Movie patrons wait for the showing of "Hotel Transylvania" Jan. 19 at Ellsworth Air Force Base theater in South Dakota on its last day of operation. The Army and Air Force Exchange Service theater serving airmen and their families is one of 60 across the globe that's closing because it's too expensive to switch from 35 millimeter film prints to an all-digital projection format. (Dirk Lammers/ The Associated Press)
ELLSWORTH AIR FORCE BASE, S.D. — Stacey Darling loves watching family movies at the Ellsworth Air Force Base theater in South Dakota because it's so much more affordable than taking her three children to the multiplex in nearby Rapid City.
Darling, whose husband is an airman, has been catching second-run films on base for about 2 1/2 years, and was there Saturday for the theater's last showing — a screening of the animated movie "Hotel Transylvania." The movie theater is among 60 around the globe run by the Army and Air Force Exchange Service that is screening its last picture show amid the industry's conversion to digital projection.
"We always come out for the cartoons," said Darling, of Grand Forks, N.D. "We like the family movies."
Darling said she wishes she could go to the theater even more now that her husband, Senior Master Sgt. David Darling, has deployed to southwest Asia.
It's just not cost effective for the exchange service to invest the $120,000 per theater needed to convert from 35 millimeter film to the new format at the theaters that are being closed, said spokesman Judd Anstey. Sixty theaters will make the upgrade.
"At locations where customer attendance is decreased due to a preference for off-installation entertainment venues, a determination has been made that continued operation is no longer a viable option," Anstey said.
The exchange service runs department-store-style retail outlets, fast-food restaurants, barbers and similar services on military facilities.
Saturday's "Hotel Transylvania" screening at Ellsworth Air Force Base drew about 250 people, thanks in part to the theater forgoing the admission price for its farewell flick.
Teri Marino wishes Ellsworth patrons knew earlier about the closure so they could try to raise the cash needed to save the theater, which showed its first flick in 1969.
Marino, whose husband is a master sergeant living on base, brought her 9-year-old daughter to the final show and was enjoying the camaraderie between the mothers.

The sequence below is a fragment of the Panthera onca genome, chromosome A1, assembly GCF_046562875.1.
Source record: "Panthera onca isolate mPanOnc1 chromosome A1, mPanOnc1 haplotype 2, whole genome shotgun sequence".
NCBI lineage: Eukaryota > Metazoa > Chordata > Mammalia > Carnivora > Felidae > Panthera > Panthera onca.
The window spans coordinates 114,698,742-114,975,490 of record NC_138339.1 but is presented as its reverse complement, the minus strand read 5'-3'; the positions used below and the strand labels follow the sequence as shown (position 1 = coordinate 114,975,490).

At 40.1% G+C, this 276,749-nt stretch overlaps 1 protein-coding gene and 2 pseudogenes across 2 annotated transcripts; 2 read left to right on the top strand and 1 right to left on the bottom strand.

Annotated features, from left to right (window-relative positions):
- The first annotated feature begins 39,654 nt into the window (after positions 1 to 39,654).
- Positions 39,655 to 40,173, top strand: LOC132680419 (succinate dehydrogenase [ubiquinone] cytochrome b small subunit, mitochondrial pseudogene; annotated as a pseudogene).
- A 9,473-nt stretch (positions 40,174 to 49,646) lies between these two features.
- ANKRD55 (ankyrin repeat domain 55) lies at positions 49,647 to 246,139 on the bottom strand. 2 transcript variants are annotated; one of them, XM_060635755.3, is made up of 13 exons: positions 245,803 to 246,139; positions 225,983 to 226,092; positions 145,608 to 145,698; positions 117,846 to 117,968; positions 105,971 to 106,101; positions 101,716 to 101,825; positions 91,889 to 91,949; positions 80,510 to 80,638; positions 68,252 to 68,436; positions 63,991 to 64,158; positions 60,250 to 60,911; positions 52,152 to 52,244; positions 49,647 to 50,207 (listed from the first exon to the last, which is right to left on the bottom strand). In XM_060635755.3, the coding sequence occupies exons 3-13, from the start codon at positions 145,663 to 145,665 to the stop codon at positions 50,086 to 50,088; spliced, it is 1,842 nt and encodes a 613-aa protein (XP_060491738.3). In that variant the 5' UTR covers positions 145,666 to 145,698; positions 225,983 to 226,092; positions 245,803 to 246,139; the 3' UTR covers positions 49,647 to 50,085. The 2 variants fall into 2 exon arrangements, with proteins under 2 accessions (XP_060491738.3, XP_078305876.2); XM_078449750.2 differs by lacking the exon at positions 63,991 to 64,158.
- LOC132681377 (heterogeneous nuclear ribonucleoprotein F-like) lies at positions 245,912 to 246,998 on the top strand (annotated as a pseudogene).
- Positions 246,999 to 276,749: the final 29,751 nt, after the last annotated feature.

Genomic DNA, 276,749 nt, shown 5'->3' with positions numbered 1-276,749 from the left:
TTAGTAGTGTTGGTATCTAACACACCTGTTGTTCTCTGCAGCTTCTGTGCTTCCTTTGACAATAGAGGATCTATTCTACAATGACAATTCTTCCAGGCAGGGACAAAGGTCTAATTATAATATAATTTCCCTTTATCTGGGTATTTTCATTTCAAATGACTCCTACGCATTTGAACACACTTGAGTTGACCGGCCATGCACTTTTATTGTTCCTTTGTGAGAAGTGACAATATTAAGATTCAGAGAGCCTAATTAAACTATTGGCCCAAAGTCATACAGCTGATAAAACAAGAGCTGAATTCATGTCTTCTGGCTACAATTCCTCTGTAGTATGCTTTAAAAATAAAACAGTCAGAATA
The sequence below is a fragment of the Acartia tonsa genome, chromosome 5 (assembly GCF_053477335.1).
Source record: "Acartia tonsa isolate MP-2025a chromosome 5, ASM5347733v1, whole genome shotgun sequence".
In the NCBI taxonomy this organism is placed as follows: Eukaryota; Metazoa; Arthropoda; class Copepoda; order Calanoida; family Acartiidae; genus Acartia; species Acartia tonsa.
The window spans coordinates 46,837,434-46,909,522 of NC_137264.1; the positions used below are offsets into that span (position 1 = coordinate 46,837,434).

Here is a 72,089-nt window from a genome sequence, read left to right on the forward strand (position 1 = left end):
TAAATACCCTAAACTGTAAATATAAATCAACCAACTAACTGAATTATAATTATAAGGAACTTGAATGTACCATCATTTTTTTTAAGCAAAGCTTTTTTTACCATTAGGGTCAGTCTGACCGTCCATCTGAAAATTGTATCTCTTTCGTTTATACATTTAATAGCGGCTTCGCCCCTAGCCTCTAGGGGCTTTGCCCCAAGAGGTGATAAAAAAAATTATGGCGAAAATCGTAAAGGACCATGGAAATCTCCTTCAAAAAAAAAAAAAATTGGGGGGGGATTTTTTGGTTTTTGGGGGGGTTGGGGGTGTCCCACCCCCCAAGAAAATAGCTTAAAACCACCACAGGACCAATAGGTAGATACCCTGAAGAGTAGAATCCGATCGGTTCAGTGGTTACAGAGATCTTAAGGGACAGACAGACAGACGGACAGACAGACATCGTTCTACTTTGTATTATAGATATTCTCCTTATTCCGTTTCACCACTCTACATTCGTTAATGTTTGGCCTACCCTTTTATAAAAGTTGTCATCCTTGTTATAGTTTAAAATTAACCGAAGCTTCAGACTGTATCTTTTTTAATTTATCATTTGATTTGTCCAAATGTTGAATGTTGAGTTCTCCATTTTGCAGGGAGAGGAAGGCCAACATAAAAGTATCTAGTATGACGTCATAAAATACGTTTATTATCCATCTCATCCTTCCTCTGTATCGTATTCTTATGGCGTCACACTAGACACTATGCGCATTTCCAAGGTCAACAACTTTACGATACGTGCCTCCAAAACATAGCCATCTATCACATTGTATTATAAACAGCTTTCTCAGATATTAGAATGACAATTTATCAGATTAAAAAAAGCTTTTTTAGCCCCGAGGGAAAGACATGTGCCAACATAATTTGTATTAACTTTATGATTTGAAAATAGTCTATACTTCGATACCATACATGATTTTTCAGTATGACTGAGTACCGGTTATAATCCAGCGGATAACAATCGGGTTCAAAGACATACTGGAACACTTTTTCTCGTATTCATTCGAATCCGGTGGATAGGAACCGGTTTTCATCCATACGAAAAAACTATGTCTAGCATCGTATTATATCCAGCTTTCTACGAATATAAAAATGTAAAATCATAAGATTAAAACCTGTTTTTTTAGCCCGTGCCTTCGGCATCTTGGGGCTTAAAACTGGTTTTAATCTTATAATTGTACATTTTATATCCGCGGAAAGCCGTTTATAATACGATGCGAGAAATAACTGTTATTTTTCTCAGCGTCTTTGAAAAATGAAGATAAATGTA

"When you're in the military, you're like family," said Marino, 37. "Especially when our husbands are deployed, the mothers — us women — stick together."
Stateside base theaters are limited to second-run movies, which typically have already spent six weeks in an off-base multiplex before. Ticket prices are lower, as is attendance. Base theaters have also been hurt by increased competition from video streaming services and DVD rental kiosks, Anstey said.
"The digital age has certainly made it easier to stay home and get content delivered directly to one's own living room," he said. "In addition, the theater business has become more competitive with multiplex and IMAX theaters in many locations adjacent to military installations.
Of the theaters making the conversion to the digital format, about 26 are in the U.S. and about 34 are overseas for a total cost of about $7.4 million, Anstey said.
Camp Zama in Japan, Spangdahlem Air Force Base in Germany, Camp Arifjan in Kuwait and Fort Hood in Texas are the first four to make the jump, which is expected to be completed by the end of 2013, Anstey said.
David Burnett, force support squadron commander for the 28th Bomb Wing at Ellsworth, said base officials are working to ensure other movie options, such as more DVD kiosks and an arrangement with Carmike Cinemas in Rapid City for a military discount.
He said the theater has been an important spot for on-base families, especially those living in the dorms.
"It gives them an outlet," Burnett said. "It gives them something to do."
Ron Reynolds, who was stationed on the base years ago, has served as the theater's projectionist for more than a decade.
He loads a reel on one of the twin projectors before briefly turning down the upstairs room's speaker to make sure the sound is at its best.
"Projectionist is one of the greatest part-time jobs you'll ever have," said Reynolds, 49. "Sadly, all good things must come to an end."
Reynolds' son, 29-year-old Tyler Murphy, remembers seeing "Titanic" at Ellsworth as a teenager.
"This is a little bit of a nostalgic type of moment," said Murphy, now a teacher at Sturgis Brown High School. "It's never going to be the same anymore."